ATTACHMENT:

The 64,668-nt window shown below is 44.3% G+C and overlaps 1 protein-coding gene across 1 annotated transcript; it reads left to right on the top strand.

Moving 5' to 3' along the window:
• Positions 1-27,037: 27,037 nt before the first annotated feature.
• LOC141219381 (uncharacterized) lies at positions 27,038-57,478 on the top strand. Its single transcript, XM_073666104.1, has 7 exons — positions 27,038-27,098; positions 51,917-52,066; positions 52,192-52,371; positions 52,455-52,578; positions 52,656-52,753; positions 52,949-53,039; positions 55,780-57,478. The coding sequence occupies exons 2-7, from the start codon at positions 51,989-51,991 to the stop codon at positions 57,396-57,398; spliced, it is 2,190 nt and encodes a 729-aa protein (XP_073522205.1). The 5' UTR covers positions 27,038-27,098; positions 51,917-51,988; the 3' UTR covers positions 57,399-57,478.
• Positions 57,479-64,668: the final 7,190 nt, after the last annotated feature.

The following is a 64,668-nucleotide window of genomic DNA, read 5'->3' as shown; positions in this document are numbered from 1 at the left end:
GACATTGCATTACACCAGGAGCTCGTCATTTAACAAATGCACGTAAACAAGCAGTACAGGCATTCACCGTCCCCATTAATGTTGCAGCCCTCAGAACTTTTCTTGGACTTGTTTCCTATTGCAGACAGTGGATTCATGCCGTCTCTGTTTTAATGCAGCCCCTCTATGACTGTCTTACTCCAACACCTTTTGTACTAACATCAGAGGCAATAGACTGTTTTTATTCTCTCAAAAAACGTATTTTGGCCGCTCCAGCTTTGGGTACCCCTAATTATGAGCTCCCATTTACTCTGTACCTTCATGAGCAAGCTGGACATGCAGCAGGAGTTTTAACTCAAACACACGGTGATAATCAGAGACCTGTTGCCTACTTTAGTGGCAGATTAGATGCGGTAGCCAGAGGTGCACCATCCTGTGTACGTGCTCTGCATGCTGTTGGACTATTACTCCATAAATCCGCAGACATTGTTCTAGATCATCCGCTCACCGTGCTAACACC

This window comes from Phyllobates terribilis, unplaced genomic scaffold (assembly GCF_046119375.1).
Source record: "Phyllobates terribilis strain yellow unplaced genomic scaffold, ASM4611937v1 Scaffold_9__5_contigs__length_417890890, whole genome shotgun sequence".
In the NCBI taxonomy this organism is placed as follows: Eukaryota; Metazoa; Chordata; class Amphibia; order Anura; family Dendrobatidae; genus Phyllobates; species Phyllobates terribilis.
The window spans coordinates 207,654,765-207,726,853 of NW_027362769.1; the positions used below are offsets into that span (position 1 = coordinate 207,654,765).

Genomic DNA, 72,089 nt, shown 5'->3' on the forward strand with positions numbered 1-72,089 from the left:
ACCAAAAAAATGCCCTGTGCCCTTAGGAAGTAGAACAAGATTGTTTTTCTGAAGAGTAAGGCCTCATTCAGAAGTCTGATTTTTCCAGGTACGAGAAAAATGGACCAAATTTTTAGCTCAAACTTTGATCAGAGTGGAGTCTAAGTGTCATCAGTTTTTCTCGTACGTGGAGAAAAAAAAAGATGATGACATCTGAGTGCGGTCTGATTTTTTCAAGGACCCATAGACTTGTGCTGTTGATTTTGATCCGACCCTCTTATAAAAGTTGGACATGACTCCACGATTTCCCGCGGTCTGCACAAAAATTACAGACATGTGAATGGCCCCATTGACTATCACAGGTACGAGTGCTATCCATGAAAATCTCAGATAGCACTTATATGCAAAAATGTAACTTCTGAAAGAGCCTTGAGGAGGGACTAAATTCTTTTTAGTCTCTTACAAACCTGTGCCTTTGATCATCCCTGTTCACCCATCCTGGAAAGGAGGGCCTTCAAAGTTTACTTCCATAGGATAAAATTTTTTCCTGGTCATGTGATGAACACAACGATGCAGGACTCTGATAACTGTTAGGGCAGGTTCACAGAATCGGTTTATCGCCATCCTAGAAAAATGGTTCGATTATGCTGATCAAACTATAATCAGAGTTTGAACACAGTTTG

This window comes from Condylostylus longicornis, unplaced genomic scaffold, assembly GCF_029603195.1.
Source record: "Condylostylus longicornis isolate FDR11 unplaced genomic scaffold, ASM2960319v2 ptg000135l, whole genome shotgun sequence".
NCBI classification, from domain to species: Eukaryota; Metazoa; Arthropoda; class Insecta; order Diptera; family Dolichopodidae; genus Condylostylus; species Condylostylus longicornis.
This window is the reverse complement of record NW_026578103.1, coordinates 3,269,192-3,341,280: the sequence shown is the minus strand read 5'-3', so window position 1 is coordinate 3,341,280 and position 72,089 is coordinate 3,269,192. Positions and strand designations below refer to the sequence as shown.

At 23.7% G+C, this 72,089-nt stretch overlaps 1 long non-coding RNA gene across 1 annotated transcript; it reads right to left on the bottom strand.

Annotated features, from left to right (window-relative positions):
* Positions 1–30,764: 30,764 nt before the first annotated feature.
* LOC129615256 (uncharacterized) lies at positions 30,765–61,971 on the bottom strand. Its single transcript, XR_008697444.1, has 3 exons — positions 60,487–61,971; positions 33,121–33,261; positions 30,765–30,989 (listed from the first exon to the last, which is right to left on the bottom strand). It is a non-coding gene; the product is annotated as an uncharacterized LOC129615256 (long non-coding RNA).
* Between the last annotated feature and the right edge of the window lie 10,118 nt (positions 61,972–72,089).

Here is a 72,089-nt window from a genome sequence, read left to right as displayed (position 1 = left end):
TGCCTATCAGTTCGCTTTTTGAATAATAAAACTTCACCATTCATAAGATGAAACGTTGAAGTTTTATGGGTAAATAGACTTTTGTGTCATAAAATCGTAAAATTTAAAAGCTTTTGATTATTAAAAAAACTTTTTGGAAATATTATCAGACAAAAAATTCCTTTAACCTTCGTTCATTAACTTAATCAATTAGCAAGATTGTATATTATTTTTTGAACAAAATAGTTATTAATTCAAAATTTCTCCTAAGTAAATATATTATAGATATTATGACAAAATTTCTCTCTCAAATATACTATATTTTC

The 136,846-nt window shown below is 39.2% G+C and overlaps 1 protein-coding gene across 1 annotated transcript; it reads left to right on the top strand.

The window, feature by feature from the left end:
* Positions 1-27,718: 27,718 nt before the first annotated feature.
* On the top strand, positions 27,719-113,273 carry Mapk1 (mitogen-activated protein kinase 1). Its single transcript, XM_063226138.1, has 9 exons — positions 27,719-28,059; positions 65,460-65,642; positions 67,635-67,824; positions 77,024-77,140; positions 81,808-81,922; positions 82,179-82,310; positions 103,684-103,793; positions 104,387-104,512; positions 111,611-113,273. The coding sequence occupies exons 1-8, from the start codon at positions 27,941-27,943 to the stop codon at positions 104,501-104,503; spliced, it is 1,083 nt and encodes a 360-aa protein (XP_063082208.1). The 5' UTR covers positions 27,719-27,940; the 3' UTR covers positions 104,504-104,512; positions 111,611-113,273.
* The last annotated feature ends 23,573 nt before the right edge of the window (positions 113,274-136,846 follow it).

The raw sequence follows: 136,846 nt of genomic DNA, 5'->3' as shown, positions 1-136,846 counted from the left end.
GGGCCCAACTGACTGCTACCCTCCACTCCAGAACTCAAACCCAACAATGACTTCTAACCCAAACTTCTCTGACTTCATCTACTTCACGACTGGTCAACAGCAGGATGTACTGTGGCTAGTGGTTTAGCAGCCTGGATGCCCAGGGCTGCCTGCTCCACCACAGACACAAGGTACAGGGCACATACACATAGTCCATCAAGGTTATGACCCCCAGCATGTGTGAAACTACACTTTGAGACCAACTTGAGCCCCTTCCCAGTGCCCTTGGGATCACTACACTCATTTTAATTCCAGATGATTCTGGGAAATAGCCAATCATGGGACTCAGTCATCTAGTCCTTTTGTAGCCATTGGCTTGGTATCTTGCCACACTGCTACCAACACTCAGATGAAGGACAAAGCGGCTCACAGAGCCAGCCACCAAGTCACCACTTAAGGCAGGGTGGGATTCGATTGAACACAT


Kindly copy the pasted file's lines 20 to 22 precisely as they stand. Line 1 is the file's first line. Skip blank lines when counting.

* Positions 1–30,764: 30,764 nt before the first annotated feature.
* LOC129615256 (uncharacterized) lies at positions 30,765–61,971 on the bottom strand. Its single transcript, XR_008697444.1, has 3 exons — positions 60,487–61,971; positions 33,121–33,261; positions 30,765–30,989 (listed from the first exon to the last, which is right to left on the bottom strand). It is a non-coding gene; the product is annotated as an uncharacterized LOC129615256 (long non-coding RNA).
* Between the last annotated feature and the right edge of the window lie 10,118 nt (positions 61,972–72,089).